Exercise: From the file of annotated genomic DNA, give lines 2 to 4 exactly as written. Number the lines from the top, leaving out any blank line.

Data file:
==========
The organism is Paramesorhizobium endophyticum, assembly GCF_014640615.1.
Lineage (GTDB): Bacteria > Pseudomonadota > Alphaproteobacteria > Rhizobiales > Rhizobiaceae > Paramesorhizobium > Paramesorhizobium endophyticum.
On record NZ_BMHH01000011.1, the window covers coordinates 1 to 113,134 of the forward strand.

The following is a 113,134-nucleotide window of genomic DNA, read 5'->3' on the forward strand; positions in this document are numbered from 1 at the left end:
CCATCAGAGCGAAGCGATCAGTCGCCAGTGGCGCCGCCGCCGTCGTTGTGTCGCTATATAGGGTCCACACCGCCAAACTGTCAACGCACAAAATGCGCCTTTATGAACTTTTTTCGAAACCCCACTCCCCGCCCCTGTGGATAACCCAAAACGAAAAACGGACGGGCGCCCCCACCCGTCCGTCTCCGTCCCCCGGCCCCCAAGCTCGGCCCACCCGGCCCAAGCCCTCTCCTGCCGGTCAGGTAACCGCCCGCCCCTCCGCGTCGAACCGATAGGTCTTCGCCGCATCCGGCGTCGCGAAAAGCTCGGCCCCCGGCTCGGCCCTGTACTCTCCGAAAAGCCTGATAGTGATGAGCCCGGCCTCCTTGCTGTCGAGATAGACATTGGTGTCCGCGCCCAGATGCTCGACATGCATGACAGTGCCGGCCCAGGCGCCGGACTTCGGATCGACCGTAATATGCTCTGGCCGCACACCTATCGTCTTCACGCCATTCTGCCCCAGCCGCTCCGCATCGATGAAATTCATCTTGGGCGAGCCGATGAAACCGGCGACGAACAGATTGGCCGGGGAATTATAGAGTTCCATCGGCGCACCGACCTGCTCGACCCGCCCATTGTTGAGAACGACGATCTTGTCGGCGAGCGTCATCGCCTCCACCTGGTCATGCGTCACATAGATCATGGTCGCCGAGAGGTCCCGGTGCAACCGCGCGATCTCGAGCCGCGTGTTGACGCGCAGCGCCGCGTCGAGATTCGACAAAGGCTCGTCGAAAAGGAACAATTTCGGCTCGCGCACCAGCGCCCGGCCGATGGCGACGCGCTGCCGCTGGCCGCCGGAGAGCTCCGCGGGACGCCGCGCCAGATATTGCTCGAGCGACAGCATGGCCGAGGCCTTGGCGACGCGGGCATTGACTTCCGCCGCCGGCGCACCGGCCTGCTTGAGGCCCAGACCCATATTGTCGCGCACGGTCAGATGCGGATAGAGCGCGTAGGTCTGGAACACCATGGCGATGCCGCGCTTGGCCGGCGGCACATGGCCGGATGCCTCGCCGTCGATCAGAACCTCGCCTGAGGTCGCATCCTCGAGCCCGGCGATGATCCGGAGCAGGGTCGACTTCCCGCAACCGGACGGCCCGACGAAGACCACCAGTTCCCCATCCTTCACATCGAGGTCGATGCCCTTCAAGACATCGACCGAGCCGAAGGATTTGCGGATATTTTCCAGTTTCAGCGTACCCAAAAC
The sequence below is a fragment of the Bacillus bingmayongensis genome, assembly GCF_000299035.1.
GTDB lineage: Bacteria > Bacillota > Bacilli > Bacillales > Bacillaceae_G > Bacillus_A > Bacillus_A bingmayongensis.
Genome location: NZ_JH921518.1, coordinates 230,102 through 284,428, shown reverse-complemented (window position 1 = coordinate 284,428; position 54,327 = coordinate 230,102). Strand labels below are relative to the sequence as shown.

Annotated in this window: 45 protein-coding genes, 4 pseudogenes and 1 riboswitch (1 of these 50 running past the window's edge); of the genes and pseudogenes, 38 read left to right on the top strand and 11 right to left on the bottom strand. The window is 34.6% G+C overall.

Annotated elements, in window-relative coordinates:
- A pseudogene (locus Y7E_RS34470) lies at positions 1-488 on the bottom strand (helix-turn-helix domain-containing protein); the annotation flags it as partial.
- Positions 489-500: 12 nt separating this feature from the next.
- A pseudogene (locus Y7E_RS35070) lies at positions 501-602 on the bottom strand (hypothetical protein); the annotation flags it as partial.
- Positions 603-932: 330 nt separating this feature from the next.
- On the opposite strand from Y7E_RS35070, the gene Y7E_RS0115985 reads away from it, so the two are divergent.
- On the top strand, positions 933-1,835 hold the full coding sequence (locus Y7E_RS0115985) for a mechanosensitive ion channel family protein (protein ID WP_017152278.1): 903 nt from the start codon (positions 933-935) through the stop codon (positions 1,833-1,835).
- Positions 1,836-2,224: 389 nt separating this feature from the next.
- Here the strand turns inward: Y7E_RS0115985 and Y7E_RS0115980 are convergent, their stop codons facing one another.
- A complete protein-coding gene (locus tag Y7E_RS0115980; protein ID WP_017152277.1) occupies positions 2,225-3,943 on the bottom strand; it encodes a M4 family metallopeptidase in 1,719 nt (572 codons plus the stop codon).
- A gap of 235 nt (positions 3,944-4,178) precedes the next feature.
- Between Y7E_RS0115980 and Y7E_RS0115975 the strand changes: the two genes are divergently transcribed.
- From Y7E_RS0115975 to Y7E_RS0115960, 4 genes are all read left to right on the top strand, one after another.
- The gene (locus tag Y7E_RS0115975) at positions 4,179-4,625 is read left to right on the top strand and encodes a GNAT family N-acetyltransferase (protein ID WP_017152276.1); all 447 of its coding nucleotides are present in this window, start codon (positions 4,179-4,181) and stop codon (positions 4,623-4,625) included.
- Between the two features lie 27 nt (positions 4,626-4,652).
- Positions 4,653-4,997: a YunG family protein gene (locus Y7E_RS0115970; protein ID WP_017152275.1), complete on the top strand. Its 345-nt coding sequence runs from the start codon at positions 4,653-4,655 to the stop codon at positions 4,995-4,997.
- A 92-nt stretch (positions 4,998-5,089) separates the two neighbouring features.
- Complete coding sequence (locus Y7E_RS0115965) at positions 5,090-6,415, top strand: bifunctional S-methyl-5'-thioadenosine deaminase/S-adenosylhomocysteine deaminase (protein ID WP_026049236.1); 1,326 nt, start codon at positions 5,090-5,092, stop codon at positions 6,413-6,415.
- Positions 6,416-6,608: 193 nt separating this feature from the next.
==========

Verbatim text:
Lineage (GTDB): Bacteria > Pseudomonadota > Alphaproteobacteria > Rhizobiales > Rhizobiaceae > Paramesorhizobium > Paramesorhizobium endophyticum.
On record NZ_BMHH01000011.1, the window covers coordinates 1 to 113,134 of the forward strand.

The following is a 113,134-nucleotide window of genomic DNA, read 5'->3' on the forward strand; positions in this document are numbered from 1 at the left end: